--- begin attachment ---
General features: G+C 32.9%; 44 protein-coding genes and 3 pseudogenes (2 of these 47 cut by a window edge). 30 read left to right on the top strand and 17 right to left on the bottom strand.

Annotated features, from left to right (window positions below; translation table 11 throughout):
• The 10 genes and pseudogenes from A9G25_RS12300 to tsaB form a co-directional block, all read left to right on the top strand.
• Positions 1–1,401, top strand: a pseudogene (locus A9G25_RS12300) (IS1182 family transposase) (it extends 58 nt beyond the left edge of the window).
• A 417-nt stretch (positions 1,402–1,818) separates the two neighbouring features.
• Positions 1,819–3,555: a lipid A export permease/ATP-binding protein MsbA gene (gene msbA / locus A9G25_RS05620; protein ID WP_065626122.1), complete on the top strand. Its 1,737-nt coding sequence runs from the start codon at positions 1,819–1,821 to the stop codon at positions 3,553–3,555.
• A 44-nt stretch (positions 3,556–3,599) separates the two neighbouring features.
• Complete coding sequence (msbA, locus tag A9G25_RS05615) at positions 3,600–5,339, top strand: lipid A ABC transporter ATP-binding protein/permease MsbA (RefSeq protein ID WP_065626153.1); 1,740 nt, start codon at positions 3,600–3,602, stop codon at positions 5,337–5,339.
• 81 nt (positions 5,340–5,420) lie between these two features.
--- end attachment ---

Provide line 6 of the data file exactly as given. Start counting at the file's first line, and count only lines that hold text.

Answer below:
• Positions 1,819–3,555: a lipid A export permease/ATP-binding protein MsbA gene (gene msbA / locus A9G25_RS05620; protein ID WP_065626122.1), complete on the top strand. Its 1,737-nt coding sequence runs from the start codon at positions 1,819–1,821 to the stop codon at positions 3,553–3,555.